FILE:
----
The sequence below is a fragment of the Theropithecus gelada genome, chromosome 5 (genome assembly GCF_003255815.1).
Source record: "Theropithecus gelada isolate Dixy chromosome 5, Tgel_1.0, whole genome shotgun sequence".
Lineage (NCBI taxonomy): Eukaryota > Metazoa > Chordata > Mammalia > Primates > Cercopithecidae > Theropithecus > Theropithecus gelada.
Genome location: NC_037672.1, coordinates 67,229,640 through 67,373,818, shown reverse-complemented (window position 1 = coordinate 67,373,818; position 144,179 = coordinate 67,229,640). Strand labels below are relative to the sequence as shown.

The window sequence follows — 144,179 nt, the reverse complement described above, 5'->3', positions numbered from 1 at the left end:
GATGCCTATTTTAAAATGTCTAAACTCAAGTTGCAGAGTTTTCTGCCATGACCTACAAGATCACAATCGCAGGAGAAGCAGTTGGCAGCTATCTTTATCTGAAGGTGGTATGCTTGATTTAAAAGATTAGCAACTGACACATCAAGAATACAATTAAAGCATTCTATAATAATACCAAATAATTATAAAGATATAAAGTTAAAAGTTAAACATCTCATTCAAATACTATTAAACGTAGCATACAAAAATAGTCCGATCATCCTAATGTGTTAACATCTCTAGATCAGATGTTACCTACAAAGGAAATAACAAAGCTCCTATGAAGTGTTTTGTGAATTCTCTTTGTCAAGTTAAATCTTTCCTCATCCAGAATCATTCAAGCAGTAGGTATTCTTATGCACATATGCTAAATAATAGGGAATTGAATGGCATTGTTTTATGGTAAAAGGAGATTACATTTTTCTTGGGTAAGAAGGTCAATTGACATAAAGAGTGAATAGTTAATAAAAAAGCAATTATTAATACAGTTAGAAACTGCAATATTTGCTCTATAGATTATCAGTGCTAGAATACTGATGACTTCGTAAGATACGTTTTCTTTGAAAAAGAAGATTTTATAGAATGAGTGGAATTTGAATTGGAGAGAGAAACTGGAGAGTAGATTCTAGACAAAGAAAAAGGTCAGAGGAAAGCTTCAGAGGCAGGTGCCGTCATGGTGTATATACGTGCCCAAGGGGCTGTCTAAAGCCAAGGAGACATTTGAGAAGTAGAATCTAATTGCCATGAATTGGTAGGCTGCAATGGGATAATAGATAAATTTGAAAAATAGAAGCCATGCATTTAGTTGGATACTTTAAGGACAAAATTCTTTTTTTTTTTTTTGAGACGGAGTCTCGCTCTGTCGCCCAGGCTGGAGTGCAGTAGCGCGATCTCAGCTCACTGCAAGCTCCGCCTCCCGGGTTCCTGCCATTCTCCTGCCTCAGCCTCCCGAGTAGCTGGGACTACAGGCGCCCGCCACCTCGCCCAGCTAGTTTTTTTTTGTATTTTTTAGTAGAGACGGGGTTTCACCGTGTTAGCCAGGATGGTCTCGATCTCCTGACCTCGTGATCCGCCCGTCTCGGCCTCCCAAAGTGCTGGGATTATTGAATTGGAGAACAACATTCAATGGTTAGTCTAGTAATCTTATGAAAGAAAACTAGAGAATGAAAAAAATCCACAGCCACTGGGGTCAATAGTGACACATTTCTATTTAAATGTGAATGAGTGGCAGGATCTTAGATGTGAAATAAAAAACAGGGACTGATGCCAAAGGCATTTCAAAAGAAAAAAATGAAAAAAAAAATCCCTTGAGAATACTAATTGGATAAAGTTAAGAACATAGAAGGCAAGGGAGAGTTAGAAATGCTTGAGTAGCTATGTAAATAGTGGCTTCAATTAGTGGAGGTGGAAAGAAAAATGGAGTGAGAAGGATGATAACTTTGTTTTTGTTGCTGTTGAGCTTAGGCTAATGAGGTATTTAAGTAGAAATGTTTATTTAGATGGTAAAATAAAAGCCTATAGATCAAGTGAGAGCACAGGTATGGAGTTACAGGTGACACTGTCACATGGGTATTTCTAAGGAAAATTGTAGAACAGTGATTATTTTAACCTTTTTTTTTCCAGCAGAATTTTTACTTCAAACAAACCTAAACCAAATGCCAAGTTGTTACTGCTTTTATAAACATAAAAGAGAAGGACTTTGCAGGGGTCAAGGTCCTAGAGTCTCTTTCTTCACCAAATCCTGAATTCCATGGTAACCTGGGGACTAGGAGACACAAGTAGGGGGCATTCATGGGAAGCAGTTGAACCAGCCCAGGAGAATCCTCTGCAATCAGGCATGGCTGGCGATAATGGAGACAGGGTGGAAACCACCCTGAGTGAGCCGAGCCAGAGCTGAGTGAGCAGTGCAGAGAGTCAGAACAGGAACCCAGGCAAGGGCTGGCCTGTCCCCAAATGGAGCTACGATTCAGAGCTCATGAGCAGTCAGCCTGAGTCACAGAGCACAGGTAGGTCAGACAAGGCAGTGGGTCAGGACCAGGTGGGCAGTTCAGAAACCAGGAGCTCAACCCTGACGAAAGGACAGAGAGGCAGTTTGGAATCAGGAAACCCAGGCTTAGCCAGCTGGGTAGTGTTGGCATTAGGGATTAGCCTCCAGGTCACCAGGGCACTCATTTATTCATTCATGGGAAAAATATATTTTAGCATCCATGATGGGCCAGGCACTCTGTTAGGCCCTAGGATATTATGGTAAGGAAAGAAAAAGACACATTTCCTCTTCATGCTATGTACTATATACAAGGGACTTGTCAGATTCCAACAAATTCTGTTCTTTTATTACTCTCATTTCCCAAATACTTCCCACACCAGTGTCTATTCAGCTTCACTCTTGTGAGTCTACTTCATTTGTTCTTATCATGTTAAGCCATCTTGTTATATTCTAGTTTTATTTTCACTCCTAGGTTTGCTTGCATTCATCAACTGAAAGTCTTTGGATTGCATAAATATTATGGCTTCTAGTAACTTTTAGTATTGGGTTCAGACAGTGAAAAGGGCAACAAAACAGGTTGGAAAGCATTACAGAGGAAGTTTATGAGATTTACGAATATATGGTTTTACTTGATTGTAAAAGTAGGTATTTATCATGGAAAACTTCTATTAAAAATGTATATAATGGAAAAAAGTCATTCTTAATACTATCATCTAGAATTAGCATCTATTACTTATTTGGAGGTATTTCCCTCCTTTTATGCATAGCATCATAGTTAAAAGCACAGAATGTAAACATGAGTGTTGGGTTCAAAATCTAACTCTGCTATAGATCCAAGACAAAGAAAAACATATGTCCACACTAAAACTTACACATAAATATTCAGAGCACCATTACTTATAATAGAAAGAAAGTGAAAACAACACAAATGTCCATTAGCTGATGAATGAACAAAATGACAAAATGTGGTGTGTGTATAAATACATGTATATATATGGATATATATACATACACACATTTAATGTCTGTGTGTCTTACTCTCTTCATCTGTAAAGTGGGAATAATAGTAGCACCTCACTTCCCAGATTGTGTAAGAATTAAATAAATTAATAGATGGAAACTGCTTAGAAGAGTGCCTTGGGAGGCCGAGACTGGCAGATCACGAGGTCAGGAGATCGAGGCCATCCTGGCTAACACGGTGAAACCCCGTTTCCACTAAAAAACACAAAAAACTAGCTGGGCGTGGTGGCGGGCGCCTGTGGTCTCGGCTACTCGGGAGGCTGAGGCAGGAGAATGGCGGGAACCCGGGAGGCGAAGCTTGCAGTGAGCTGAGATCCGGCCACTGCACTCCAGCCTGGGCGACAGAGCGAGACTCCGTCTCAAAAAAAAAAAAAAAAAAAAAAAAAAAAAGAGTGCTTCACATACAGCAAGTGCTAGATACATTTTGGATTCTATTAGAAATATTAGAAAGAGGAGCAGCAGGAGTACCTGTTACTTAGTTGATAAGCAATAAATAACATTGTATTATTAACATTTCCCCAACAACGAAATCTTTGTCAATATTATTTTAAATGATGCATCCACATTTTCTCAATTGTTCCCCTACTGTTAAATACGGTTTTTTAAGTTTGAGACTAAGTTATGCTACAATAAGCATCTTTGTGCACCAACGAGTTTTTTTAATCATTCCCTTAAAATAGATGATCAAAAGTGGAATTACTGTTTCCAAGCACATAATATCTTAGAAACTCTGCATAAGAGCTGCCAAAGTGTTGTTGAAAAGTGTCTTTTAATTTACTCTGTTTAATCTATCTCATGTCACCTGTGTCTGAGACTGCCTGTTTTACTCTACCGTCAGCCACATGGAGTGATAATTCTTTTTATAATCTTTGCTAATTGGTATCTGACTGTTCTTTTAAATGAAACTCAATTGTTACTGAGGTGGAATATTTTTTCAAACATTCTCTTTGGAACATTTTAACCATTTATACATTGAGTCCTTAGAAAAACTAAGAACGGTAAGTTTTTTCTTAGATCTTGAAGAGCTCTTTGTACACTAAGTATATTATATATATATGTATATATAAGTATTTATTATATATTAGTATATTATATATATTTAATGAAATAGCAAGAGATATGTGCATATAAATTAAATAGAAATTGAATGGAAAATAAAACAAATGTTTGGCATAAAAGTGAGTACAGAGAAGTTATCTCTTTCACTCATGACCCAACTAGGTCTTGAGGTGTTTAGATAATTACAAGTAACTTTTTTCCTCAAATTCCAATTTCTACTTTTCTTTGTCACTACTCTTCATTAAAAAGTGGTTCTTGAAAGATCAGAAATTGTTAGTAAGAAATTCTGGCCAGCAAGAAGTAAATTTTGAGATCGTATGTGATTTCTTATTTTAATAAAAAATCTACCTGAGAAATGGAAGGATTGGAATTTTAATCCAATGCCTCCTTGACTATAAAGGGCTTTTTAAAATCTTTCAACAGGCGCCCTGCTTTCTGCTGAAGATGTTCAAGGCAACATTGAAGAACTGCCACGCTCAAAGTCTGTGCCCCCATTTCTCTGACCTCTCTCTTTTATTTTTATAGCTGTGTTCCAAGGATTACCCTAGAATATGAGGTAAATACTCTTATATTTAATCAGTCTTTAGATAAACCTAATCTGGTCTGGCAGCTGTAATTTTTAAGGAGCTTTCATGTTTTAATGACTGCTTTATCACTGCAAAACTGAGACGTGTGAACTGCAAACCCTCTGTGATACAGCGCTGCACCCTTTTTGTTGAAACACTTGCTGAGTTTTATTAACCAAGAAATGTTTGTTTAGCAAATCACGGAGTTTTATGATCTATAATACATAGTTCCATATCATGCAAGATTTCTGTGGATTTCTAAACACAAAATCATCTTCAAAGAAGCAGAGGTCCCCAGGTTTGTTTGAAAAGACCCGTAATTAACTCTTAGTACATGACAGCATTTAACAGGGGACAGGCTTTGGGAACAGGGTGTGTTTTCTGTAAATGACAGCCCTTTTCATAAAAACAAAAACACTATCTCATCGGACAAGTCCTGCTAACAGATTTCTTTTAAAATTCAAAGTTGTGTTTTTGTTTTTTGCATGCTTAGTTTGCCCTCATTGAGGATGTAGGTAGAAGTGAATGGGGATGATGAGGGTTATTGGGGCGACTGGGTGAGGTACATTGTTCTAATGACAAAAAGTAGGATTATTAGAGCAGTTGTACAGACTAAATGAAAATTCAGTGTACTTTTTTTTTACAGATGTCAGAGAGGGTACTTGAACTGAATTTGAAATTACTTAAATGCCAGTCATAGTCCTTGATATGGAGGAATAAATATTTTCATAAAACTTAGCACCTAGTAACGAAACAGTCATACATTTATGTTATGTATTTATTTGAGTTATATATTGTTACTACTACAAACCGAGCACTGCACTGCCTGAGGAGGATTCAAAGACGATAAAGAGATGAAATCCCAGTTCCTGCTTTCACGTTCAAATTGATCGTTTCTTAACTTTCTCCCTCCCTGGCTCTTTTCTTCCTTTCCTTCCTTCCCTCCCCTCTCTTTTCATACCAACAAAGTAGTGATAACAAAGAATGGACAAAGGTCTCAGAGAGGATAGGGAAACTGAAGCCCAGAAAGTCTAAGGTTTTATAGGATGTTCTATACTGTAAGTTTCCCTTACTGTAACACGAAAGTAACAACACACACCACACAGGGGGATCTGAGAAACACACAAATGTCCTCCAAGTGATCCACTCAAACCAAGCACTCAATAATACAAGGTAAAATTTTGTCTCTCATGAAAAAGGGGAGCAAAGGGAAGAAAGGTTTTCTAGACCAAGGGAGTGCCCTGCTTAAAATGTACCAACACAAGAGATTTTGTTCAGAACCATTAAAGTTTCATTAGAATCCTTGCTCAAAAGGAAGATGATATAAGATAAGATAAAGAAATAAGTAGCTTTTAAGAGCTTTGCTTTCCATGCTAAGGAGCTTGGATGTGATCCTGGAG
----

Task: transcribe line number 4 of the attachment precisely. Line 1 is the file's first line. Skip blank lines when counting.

Genome location: NC_037672.1, coordinates 67,229,640 through 67,373,818, shown reverse-complemented (window position 1 = coordinate 67,373,818; position 144,179 = coordinate 67,229,640). Strand labels below are relative to the sequence as shown.